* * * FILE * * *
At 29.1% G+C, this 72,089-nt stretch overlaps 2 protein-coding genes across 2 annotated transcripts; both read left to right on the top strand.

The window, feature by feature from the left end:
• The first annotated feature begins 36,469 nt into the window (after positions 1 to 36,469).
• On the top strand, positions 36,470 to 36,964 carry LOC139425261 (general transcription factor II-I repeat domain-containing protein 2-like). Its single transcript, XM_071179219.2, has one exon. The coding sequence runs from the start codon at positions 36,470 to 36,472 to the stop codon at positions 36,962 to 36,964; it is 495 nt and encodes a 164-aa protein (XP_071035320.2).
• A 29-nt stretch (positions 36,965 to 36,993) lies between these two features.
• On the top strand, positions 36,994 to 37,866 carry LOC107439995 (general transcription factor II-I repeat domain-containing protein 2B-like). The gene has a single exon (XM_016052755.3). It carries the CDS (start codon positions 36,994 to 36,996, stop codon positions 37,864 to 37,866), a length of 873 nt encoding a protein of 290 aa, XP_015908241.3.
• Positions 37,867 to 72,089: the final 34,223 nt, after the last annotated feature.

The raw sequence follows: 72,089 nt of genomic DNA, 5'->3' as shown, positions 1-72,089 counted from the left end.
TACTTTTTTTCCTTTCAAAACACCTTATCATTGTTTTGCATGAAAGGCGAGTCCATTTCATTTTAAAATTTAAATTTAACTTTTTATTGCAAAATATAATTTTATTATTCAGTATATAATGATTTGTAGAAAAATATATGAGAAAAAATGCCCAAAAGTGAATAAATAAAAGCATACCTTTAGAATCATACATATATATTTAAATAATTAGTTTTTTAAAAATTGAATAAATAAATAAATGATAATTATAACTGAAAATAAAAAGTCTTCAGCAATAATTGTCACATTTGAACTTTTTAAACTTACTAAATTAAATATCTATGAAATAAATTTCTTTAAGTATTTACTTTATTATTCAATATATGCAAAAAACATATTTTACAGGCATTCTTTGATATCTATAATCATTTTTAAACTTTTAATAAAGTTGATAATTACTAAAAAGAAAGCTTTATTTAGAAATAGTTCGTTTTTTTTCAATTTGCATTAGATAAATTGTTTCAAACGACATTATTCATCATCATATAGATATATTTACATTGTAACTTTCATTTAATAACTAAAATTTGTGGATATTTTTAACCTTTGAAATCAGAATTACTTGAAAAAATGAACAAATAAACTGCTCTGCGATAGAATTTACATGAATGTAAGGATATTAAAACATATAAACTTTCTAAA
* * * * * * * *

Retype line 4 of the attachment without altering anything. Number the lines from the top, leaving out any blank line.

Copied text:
• On the top strand, positions 36,470 to 36,964 carry LOC139425261 (general transcription factor II-I repeat domain-containing protein 2-like). Its single transcript, XM_071179219.2, has one exon. The coding sequence runs from the start codon at positions 36,470 to 36,472 to the stop codon at positions 36,962 to 36,964; it is 495 nt and encodes a 164-aa protein (XP_071035320.2).